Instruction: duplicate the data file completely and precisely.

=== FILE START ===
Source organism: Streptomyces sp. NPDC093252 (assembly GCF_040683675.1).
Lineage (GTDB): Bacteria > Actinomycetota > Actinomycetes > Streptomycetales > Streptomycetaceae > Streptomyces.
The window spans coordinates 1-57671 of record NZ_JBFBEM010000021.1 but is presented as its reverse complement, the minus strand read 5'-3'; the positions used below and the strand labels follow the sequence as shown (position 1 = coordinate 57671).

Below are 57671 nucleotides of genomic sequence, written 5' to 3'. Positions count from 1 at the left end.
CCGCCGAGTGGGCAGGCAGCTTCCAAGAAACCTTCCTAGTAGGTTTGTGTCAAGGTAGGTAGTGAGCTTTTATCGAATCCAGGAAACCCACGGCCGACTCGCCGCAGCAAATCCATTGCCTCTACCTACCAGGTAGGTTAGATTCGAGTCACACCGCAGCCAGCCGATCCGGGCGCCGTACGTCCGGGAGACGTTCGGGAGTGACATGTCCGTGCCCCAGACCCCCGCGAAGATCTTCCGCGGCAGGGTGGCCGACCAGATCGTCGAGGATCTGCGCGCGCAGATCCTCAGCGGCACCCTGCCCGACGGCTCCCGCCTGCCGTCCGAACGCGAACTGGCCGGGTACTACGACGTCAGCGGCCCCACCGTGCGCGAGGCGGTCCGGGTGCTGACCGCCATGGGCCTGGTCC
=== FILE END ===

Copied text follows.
Source organism: Streptomyces sp. NPDC093252 (assembly GCF_040683675.1).
Lineage (GTDB): Bacteria > Actinomycetota > Actinomycetes > Streptomycetales > Streptomycetaceae > Streptomyces.
The window spans coordinates 1-57671 of record NZ_JBFBEM010000021.1 but is presented as its reverse complement, the minus strand read 5'-3'; the positions used below and the strand labels follow the sequence as shown (position 1 = coordinate 57671).

Below are 57671 nucleotides of genomic sequence, written 5' to 3'. Positions count from 1 at the left end.
CCGCCGAGTGGGCAGGCAGCTTCCAAGAAACCTTCCTAGTAGGTTTGTGTCAAGGTAGGTAGTGAGCTTTTATCGAATCCAGGAAACCCACGGCCGACTCGCCGCAGCAAATCCATTGCCTCTACCTACCAGGTAGGTTAGATTCGAGTCACACCGCAGCCAGCCGATCCGGGCGCCGTACGTCCGGGAGACGTTCGGGAGTGACATGTCCGTGCCCCAGACCCCCGCGAAGATCTTCCGCGGCAGGGTGGCCGACCAGATCGTCGAGGATCTGCGCGCGCAGATCCTCAGCGGCACCCTGCCCGACGGCTCCCGCCTGCCGTCCGAACGCGAACTGGCCGGGTACTACGACGTCAGCGGCCCCACCGTGCGCGAGGCGGTCCGGGTGCTGACCGCCATGGGCCTGGTCC